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    How to Handle Student Loan Debt

    How to Handle Student Loan Debt

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    Millennials are entering adulthood with record levels of college debt. In fact, two-thirds of all millennials with a bachelor’s degree have student loans.

    The average student loan, according to the 2013 Urban Land Institute Study, is $27,000 vs. $15,000 from 20 years ago.

    This kind of college debt is burdensome, but not impossible to manage. Given the right guidance and approach to budgeting and financial planning, you can take steps to reach your financial goals. It starts with figuring out where you stand and educating yourself on savings and investment options.

    Know Your Finances

    Everyone should start with setting a budget. Online tools and apps at various digital sites can be of use, especially when it comes to figuring how much money should go toward necessities versus discretionary items.

    After you've budgeted day-to-day expenses, consider stashing away three to six months’ worth of expenses in cash in an emergency fund such as a savings account.

    Then, you can start to figure out how much you can put toward reducing your student loan debt. Of course, you may have other debts to consider as well. When prioritizing which debts to pay first, it’s important to take into account interest rates. Find out which of your debts have the highest interest rates and pay those down first.

    Although you may not think of paying down your debt as an investment, it is. And it’s actually a relatively safe one, because it prevents interest from continuing to add up. That’s why it’s important to target the debt with the highest interest rates first.

    Another common strategy is to pay off your smallest debt first, and then work your way up to the larger ones. It’s also good to consider exceeding your minimum payments and avoiding late payments. Doing this also helps reduce the cost of the loan in the long run since you will be paying less interest.

    Where your student loan debt falls in these considerations depends upon the amount outstanding and the interest rate.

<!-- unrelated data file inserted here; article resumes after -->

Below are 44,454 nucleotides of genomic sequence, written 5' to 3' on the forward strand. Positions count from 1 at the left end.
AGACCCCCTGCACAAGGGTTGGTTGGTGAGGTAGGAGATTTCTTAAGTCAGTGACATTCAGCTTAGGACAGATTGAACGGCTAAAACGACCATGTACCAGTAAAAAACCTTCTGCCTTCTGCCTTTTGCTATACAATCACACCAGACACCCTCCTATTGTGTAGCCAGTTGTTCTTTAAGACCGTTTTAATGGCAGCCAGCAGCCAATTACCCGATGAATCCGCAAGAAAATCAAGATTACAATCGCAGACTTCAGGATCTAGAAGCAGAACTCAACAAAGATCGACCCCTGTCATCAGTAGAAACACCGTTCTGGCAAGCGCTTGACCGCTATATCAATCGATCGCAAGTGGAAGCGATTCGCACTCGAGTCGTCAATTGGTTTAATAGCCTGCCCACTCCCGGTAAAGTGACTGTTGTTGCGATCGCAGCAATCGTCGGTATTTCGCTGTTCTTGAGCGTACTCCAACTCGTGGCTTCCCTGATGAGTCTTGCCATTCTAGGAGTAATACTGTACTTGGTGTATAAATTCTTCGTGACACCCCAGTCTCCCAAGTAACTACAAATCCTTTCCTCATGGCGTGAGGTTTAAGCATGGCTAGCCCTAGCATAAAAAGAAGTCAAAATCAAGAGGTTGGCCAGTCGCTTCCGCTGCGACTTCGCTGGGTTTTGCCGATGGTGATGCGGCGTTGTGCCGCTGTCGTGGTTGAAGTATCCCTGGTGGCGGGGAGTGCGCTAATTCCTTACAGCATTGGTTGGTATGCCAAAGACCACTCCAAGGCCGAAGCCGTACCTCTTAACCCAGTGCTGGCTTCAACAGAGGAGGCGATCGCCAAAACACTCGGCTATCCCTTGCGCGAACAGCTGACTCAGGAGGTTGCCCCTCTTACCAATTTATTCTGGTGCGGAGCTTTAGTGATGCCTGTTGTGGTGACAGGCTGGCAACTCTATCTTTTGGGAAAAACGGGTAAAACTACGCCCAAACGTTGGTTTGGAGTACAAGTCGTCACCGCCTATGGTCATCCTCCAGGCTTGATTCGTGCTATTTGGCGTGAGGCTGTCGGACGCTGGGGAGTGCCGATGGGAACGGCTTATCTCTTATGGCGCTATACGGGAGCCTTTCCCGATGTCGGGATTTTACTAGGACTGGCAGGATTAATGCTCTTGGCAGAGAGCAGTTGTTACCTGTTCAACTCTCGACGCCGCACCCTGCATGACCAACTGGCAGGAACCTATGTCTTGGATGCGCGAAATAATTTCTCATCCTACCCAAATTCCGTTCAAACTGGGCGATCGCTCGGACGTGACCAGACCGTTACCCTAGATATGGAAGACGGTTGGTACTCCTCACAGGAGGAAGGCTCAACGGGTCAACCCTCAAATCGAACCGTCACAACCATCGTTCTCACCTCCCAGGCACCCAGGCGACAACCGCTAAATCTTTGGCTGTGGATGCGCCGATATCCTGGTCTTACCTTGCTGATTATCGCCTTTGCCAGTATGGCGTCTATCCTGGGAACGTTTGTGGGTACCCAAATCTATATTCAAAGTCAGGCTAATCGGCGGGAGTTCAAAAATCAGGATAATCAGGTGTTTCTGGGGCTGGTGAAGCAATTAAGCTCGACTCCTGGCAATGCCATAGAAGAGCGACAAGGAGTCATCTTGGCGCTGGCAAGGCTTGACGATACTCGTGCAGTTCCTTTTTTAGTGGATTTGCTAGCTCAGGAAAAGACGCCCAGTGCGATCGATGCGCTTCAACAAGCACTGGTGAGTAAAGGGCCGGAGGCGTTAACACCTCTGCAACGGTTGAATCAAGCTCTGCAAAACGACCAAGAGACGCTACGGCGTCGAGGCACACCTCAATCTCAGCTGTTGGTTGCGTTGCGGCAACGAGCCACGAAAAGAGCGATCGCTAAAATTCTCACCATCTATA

It’s important to remember that not all debt is necessarily bad. It’s true that bad debt that doesn’t add value to your bottom line, such as credit cards or auto loans, can tether you to past purchases by draining your pockets. But good debts, such as student loans or mortgages, can serve as investments that can offer a return over the long run. They can also help you establish a good credit rating, which is critical for everything from buying a home to obtaining insurance.

    Saving and Investing Your Money

    When you’re ready to invest your money, how you decide to do it will depend on considerations like your risk tolerance, your financial goals and how much you've saved. (Related: Plan for My Financial Future)

    If you haven’t yet opened a retirement savings account such as a 401(k) for example, you should consider starting one. 401(k)s offer tax-advantaged savings and many companies today will match part of your contribution. That’s free money! It’s important to start contributing as early in your life as you can because the younger you are when you start saving for retirement, the more time your money will have to compound and grow.

    Despite student loan debt or and financial challenges, the good news is that because of your age, time is on your side. If you start making small, positive steps with each new paycheck, you can make tangible progress toward securing your financial future.

    Plan for Life Changes

    It’s important to remember how quickly life can change between the ages of 22 and 34. Just like everything else in your life, from your address to your hairstyle, how you allocate your money may change over the years, too. Remember to take a look at your financial strategy with each milestone you achieve — whether you get promoted, get married or have a baby.

    Indeed some financial moves, like setting up a 401(k) or IRA or buying certain kinds of life insurance policies, can offer more advantages the earlier you make them. (Related: How to Get Started on Your Financial Future)

    The key for millennials is to begin assessing your finances early and to continue to review them as your life changes.

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